It’s that simple. Voters vote, first and foremost, for the candidate who makes them feel like part of the narrative, who makes them feel like their interests are included in the agenda. White men were front and center for Trump’s message; they were back of the line for Clinton’s (and only after checking their privilege at the door).
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This is painful to admit but not hard to figure out. Many of the white men who voted for Trump (regardless of how they previously voted) were able to look beyond his litany of personal disqualifications primarily because they were not a direct threat to them or theirs. It’s an ugly truth about human nature, but we are intrinsically selfish creatures with self-preservation as our primal instinct. We also have a need for inclusion. Those who have been traditionally deprived of inclusion in America know this all too well, and it’s the irony of the last election and the story of America to date.

There’s much grievance that needs to be addressed, but the legacy of white male hegemony can’t be undone; it can’t be scrubbed free from our collective past. It can’t be driven from our present times through high-mindedness and accusation. Our history of discrimination can’t be redeemed through a contemporary form of reverse-discrimination and a pejorative identity foisted upon masses who have had command of their identity all along and can easily distance themselves from said terms. Tell someone that they are not who they think they are but who you think they are, and see what they tell you back.

The only way to remedy white male privilege and create a more just American society is to stop using white male privilege as a cudgel. Stop telling white men (and white people) that their whiteness should be a source of shame and that their identity is defined by advantages and informed by biases. Stop telling them that their nation and its civic institutions are thoroughly corrupt and rooted in exploitation. And please stop promoting the notion that the election of Donald Trump is evidence that America is first and foremost a racist country. All of these criticisms are part of America; but they do not define America. America is defined by our Constitution and our collective citizenry. The Constitution advocates equality, and equality requires inclusivity from our citizens without asterisks or exceptions or yeah buts…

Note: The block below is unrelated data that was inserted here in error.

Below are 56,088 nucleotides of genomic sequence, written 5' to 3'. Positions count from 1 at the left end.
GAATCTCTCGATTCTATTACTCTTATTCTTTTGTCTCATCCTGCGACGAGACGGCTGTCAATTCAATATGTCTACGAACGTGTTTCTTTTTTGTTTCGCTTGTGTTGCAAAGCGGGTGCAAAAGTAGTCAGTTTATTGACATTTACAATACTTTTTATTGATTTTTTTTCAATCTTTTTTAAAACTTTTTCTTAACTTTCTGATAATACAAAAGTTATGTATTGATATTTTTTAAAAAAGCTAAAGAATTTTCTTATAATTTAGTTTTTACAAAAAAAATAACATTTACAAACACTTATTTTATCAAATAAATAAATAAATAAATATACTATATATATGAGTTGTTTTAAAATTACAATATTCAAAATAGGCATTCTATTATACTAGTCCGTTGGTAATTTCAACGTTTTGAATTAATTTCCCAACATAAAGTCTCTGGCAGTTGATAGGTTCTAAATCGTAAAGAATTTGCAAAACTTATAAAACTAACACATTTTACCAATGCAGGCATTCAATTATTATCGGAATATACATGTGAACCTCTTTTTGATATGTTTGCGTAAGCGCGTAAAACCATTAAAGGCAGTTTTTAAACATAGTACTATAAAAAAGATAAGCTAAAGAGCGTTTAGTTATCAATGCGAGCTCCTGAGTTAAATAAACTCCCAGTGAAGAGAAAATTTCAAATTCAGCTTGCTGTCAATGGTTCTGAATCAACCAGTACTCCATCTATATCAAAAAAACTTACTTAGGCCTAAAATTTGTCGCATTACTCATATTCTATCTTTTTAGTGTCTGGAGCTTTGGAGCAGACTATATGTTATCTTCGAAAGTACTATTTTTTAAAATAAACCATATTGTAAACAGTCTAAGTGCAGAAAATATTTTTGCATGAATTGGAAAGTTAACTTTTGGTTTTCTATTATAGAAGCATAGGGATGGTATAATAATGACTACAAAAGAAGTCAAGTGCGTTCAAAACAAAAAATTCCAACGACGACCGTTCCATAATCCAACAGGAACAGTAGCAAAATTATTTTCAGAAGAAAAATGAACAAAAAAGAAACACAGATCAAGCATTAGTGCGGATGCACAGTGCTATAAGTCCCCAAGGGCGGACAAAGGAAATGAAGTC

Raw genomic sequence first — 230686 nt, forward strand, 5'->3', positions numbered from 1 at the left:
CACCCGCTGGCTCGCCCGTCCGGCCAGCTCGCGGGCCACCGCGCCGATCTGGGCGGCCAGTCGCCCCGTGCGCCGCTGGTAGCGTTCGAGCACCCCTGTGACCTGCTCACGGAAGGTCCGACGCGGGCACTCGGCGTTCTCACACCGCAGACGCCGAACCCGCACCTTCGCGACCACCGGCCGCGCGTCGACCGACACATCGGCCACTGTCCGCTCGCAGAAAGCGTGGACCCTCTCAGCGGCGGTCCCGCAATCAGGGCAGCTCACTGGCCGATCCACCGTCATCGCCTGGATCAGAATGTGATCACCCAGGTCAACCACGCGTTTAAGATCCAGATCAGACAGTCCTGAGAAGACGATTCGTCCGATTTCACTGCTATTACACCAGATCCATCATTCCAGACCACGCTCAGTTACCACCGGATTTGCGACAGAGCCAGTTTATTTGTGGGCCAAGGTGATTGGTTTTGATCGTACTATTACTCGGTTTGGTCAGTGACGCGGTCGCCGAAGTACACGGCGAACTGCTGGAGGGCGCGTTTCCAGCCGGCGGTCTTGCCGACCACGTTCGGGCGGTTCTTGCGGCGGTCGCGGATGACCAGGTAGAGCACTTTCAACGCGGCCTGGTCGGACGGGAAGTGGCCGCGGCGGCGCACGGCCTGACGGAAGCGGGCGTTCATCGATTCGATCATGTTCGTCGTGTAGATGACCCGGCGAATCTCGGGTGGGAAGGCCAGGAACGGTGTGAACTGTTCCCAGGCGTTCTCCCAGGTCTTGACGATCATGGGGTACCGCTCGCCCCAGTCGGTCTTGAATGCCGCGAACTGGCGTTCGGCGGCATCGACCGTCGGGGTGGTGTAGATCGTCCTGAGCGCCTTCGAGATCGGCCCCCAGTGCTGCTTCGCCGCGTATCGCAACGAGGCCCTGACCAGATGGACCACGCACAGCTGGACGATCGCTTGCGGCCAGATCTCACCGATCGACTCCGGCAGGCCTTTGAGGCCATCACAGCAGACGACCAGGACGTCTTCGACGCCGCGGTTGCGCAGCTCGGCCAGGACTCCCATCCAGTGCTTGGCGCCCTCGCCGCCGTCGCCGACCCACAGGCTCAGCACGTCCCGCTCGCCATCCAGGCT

A more effective approach might be showing those who have privilege what it’s like not to have it. Ask them to imagine what it’s like to go about their daily lives as subjects of suspicion, harassment, injustice, and injury; as others, outsiders, inferiors, and aliens. Ask them to consider all the things those without privilege are denied, from the prosaic to the profound, every day of their lives. Ask them to recognize the inherent disadvantage of not being white and male in a country that has been dominated by those who are white and male since its inception.

Empathy is far more constructive than antipathy towards achieving a semblance of solidarity that can lead the generally like-minded majority of this nation going forward.

Imagine the alliance that can be had with an inclusive agenda; one that features the broad coalition who delivered the popular vote to Secretary Clinton by nearly 3 million votes + a large swath of the 8 million who voted for Obama but not Clinton + the young people and minorities who didn’t turn out for Clinton as they did for Obama + the masses of young people who are fired up and eligible to vote for the first time in 2018 and/or 2020 + any centrist and sane Republicans who are not just disgusted by the Trump presidency but by the party who has enabled such a patently incompetent and dangerous man (not holding my breath on the latter, but it’s a possibility).

America could have a progressive super majority that went to work on our nation’s challenges – including education, social justice, health care, innovation, infrastructure, income equality, immigration, criminal justice. We could be the world leader, once again, on climate change and conflict resolution and humanitarian aid. And as a result, we could strive towards that more perfect union our strong leaders and our strong citizens seek; and – to an extent – our primary aspect of identity could be shared: Americans.